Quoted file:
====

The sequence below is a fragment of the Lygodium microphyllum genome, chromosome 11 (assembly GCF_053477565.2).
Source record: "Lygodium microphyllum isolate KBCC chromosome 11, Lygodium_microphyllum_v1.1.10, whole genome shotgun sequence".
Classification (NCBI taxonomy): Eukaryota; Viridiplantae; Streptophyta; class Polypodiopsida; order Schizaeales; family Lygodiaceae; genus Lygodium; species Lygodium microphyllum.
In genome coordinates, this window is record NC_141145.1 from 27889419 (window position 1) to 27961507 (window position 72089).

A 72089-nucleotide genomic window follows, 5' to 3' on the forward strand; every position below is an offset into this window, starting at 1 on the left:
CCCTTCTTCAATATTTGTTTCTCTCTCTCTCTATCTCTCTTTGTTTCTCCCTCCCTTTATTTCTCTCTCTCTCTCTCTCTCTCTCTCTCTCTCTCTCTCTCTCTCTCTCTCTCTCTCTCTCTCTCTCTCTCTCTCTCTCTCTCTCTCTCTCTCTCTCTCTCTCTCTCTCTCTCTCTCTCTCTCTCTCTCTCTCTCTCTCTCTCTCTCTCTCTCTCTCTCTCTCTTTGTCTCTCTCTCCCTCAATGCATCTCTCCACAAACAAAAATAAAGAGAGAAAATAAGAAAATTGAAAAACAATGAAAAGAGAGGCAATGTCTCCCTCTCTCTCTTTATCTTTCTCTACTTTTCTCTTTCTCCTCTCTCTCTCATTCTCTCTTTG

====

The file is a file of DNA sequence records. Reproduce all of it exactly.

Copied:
The sequence below is a fragment of the Lygodium microphyllum genome, chromosome 11 (assembly GCF_053477565.2).
Source record: "Lygodium microphyllum isolate KBCC chromosome 11, Lygodium_microphyllum_v1.1.10, whole genome shotgun sequence".
Classification (NCBI taxonomy): Eukaryota; Viridiplantae; Streptophyta; class Polypodiopsida; order Schizaeales; family Lygodiaceae; genus Lygodium; species Lygodium microphyllum.
In genome coordinates, this window is record NC_141145.1 from 27889419 (window position 1) to 27961507 (window position 72089).

A 72089-nucleotide genomic window follows, 5' to 3' on the forward strand; every position below is an offset into this window, starting at 1 on the left:
CCCTTCTTCAATATTTGTTTCTCTCTCTCTCTATCTCTCTTTGTTTCTCCCTCCCTTTATTTCTCTCTCTCTCTCTCTCTCTCTCTCTCTCTCTCTCTCTCTCTCTCTCTCTCTCTCTCTCTCTCTCTCTCTCTCTCTCTCTCTCTCTCTCTCTCTCTCTCTCTCTCTCTCTCTCTCTCTCTCTCTCTCTCTCTCTCTCTCTCTCTCTCTCTCTCTCTCTCTCTTTGTCTCTCTCTCCCTCAATGCATCTCTCCACAAACAAAAATAAAGAGAGAAAATAAGAAAATTGAAAAACAATGAAAAGAGAGGCAATGTCTCCCTCTCTCTCTTTATCTTTCTCTACTTTTCTCTTTCTCCTCTCTCTCTCATTCTCTCTTTG